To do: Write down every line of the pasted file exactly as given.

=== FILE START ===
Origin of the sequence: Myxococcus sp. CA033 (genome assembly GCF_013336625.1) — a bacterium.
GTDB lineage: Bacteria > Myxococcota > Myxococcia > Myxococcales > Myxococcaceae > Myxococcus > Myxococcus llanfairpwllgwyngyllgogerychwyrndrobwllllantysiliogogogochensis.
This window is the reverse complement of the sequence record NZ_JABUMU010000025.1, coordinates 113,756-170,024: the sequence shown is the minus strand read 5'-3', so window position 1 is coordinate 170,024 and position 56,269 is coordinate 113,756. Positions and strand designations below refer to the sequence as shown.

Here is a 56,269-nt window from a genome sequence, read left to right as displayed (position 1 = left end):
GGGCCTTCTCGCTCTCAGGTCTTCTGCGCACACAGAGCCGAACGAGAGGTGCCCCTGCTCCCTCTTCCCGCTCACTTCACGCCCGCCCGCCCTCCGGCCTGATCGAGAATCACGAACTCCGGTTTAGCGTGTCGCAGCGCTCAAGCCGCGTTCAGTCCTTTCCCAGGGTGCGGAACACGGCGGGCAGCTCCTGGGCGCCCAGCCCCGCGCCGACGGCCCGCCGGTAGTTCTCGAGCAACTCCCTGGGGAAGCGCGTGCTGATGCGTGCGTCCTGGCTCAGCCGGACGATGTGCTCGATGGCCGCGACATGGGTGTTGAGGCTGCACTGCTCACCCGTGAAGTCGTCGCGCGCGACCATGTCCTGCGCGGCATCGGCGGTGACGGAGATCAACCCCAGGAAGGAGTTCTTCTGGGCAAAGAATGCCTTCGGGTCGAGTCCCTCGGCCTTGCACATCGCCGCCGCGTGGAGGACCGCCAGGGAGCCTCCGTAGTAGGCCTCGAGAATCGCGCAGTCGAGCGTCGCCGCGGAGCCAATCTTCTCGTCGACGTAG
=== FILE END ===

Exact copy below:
Origin of the sequence: Myxococcus sp. CA033 (genome assembly GCF_013336625.1) — a bacterium.
GTDB lineage: Bacteria > Myxococcota > Myxococcia > Myxococcales > Myxococcaceae > Myxococcus > Myxococcus llanfairpwllgwyngyllgogerychwyrndrobwllllantysiliogogogochensis.
This window is the reverse complement of the sequence record NZ_JABUMU010000025.1, coordinates 113,756-170,024: the sequence shown is the minus strand read 5'-3', so window position 1 is coordinate 170,024 and position 56,269 is coordinate 113,756. Positions and strand designations below refer to the sequence as shown.

Here is a 56,269-nt window from a genome sequence, read left to right as displayed (position 1 = left end):
GGGCCTTCTCGCTCTCAGGTCTTCTGCGCACACAGAGCCGAACGAGAGGTGCCCCTGCTCCCTCTTCCCGCTCACTTCACGCCCGCCCGCCCTCCGGCCTGATCGAGAATCACGAACTCCGGTTTAGCGTGTCGCAGCGCTCAAGCCGCGTTCAGTCCTTTCCCAGGGTGCGGAACACGGCGGGCAGCTCCTGGGCGCCCAGCCCCGCGCCGACGGCCCGCCGGTAGTTCTCGAGCAACTCCCTGGGGAAGCGCGTGCTGATGCGTGCGTCCTGGCTCAGCCGGACGATGTGCTCGATGGCCGCGACATGGGTGTTGAGGCTGCACTGCTCACCCGTGAAGTCGTCGCGCGCGACCATGTCCTGCGCGGCATCGGCGGTGACGGAGATCAACCCCAGGAAGGAGTTCTTCTGGGCAAAGAATGCCTTCGGGTCGAGTCCCTCGGCCTTGCACATCGCCGCCGCGTGGAGGACCGCCAGGGAGCCTCCGTAGTAGGCCTCGAGAATCGCGCAGTCGAGCGTCGCCGCGGAGCCAATCTTCTCGTCGACGTAG